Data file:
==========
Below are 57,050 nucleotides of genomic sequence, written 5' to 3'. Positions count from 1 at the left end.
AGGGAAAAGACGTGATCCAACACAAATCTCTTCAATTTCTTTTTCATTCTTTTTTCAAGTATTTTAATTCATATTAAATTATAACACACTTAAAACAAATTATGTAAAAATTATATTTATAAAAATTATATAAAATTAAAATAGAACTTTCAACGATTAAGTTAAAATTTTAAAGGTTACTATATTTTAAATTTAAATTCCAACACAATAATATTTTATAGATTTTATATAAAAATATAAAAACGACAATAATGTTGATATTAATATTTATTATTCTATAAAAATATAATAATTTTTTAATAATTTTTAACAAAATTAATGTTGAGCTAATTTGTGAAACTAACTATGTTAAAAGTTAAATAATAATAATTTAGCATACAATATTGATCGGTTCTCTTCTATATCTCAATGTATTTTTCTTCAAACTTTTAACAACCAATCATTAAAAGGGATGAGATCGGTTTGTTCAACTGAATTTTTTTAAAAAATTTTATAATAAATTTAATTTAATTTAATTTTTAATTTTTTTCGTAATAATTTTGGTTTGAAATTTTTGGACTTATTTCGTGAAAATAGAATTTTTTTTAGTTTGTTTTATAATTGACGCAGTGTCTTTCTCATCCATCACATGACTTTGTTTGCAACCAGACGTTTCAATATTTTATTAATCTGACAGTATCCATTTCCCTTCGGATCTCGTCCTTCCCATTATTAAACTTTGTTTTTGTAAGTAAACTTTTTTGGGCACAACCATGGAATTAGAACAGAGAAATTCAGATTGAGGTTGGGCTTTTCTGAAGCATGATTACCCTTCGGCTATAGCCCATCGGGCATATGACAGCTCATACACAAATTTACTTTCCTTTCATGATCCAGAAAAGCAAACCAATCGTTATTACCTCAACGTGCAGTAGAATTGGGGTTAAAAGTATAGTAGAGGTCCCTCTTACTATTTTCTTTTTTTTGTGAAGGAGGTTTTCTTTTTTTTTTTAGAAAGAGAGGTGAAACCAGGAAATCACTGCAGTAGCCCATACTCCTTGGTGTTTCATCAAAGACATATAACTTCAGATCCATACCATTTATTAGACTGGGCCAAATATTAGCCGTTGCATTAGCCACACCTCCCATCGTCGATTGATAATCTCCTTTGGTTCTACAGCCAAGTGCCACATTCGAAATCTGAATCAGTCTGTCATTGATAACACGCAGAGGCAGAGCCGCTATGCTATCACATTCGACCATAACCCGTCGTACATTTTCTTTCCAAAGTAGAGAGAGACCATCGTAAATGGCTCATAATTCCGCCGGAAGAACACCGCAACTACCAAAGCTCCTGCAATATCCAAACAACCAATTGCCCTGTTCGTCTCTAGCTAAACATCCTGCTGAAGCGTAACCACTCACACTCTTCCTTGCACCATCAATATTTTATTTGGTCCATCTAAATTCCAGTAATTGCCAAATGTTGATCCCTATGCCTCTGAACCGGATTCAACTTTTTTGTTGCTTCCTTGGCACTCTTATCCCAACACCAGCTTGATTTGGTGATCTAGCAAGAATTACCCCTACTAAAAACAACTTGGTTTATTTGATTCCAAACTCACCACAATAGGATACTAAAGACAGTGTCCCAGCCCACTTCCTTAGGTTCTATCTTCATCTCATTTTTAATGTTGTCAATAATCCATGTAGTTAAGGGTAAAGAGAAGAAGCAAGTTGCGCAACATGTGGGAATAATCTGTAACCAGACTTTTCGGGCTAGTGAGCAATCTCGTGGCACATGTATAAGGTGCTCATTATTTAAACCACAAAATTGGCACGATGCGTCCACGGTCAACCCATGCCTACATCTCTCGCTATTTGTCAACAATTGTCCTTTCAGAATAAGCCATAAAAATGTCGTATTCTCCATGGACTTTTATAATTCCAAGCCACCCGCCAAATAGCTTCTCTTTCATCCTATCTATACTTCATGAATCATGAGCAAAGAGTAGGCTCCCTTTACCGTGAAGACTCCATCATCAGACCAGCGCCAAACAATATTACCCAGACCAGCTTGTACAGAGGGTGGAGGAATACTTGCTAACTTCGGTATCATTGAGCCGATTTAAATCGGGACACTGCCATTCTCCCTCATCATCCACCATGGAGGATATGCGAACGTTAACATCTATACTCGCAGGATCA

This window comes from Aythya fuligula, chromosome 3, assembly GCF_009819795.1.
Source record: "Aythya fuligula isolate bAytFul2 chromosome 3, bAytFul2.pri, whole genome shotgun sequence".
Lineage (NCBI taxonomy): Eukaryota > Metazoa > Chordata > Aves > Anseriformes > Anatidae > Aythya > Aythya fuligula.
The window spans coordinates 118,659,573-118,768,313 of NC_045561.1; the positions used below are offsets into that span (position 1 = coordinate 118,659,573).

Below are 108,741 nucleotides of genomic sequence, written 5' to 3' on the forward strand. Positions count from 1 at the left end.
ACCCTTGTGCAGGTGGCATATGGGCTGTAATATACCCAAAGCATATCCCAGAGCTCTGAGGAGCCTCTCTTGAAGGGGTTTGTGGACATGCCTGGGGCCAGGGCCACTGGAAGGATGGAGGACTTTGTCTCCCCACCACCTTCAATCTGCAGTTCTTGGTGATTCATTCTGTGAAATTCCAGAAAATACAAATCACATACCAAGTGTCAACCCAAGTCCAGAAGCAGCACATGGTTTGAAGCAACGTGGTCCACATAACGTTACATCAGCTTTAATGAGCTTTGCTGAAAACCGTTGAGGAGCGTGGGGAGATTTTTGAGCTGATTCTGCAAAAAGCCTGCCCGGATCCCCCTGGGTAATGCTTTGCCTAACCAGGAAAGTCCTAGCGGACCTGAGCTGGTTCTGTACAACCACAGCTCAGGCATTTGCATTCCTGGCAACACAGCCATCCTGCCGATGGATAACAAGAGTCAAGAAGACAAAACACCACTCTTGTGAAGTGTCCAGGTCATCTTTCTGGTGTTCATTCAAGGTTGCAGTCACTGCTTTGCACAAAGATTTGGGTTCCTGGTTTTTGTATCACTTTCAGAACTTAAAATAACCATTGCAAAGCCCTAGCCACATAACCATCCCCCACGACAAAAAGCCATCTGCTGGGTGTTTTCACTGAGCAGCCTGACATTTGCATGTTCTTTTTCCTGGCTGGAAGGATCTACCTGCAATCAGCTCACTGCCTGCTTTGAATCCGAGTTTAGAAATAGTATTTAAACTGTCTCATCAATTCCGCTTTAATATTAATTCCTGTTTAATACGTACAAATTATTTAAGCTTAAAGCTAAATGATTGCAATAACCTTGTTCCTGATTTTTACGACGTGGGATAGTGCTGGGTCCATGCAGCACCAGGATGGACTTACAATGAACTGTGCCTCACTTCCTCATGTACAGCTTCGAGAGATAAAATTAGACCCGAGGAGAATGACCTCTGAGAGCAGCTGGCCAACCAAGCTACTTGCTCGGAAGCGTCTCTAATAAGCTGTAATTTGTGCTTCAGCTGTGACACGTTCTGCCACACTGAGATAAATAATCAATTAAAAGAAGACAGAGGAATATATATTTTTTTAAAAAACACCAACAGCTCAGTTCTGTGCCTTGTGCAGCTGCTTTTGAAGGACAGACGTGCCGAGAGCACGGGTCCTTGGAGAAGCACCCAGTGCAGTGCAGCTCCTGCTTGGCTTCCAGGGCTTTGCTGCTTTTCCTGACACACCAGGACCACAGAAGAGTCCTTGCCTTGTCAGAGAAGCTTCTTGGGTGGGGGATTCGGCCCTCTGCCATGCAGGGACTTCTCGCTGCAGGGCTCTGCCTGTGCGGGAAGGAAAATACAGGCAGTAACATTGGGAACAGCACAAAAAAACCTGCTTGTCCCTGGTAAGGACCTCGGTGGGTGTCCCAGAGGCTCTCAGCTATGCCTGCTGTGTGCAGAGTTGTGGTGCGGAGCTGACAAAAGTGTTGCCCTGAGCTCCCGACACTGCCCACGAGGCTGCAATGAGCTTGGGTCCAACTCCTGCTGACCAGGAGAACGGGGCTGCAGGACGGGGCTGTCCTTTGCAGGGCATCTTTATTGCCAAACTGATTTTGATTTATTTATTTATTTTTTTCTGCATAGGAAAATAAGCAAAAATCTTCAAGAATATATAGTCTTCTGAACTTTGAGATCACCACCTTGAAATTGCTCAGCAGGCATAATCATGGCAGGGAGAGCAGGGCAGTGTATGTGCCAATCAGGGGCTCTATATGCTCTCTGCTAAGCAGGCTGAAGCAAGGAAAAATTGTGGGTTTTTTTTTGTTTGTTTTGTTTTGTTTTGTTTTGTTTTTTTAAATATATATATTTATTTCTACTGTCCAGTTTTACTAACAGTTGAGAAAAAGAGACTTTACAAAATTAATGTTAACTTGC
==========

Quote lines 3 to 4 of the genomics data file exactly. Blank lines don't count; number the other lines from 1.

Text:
This window comes from Aythya fuligula, chromosome 3, assembly GCF_009819795.1.
Source record: "Aythya fuligula isolate bAytFul2 chromosome 3, bAytFul2.pri, whole genome shotgun sequence".